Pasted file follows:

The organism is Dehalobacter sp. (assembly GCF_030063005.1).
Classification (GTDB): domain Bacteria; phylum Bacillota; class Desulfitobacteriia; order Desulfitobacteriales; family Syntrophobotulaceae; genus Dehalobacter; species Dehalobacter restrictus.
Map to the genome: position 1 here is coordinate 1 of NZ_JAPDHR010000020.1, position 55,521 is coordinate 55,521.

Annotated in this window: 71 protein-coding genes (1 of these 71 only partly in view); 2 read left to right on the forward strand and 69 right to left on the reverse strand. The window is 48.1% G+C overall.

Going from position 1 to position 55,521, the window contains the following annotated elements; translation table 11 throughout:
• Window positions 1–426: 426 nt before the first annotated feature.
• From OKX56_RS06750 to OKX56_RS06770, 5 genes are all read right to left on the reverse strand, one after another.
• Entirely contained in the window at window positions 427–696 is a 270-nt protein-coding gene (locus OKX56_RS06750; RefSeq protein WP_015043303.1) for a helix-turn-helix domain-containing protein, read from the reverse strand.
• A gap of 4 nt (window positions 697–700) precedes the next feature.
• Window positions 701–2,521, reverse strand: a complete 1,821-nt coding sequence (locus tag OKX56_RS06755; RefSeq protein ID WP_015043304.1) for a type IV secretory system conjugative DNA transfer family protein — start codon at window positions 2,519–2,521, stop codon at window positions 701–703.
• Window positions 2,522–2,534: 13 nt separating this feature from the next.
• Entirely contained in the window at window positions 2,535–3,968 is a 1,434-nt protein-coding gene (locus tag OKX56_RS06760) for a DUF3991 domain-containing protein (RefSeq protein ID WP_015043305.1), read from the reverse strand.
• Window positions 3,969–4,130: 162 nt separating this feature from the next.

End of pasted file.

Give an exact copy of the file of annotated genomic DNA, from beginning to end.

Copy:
The organism is Dehalobacter sp. (assembly GCF_030063005.1).
Classification (GTDB): domain Bacteria; phylum Bacillota; class Desulfitobacteriia; order Desulfitobacteriales; family Syntrophobotulaceae; genus Dehalobacter; species Dehalobacter restrictus.
Map to the genome: position 1 here is coordinate 1 of NZ_JAPDHR010000020.1, position 55,521 is coordinate 55,521.

Annotated in this window: 71 protein-coding genes (1 of these 71 only partly in view); 2 read left to right on the forward strand and 69 right to left on the reverse strand. The window is 48.1% G+C overall.

Going from position 1 to position 55,521, the window contains the following annotated elements; translation table 11 throughout:
• Window positions 1–426: 426 nt before the first annotated feature.
• From OKX56_RS06750 to OKX56_RS06770, 5 genes are all read right to left on the reverse strand, one after another.
• Entirely contained in the window at window positions 427–696 is a 270-nt protein-coding gene (locus OKX56_RS06750; RefSeq protein WP_015043303.1) for a helix-turn-helix domain-containing protein, read from the reverse strand.
• A gap of 4 nt (window positions 697–700) precedes the next feature.
• Window positions 701–2,521, reverse strand: a complete 1,821-nt coding sequence (locus tag OKX56_RS06755; RefSeq protein ID WP_015043304.1) for a type IV secretory system conjugative DNA transfer family protein — start codon at window positions 2,519–2,521, stop codon at window positions 701–703.
• Window positions 2,522–2,534: 13 nt separating this feature from the next.
• Entirely contained in the window at window positions 2,535–3,968 is a 1,434-nt protein-coding gene (locus tag OKX56_RS06760) for a DUF3991 domain-containing protein (RefSeq protein ID WP_015043305.1), read from the reverse strand.
• Window positions 3,969–4,130: 162 nt separating this feature from the next.